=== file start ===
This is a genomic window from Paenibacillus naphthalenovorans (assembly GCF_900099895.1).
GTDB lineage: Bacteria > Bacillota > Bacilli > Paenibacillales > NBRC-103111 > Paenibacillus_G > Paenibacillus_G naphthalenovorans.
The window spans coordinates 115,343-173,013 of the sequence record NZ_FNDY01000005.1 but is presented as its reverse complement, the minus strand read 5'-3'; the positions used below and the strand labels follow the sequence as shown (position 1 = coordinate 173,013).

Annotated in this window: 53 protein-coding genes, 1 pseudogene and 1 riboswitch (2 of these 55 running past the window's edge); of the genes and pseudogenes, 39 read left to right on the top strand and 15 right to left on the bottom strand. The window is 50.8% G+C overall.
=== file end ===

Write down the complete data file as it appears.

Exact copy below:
This is a genomic window from Paenibacillus naphthalenovorans (assembly GCF_900099895.1).
GTDB lineage: Bacteria > Bacillota > Bacilli > Paenibacillales > NBRC-103111 > Paenibacillus_G > Paenibacillus_G naphthalenovorans.
The window spans coordinates 115,343-173,013 of the sequence record NZ_FNDY01000005.1 but is presented as its reverse complement, the minus strand read 5'-3'; the positions used below and the strand labels follow the sequence as shown (position 1 = coordinate 173,013).

Annotated in this window: 53 protein-coding genes, 1 pseudogene and 1 riboswitch (2 of these 55 running past the window's edge); of the genes and pseudogenes, 39 read left to right on the top strand and 15 right to left on the bottom strand. The window is 50.8% G+C overall.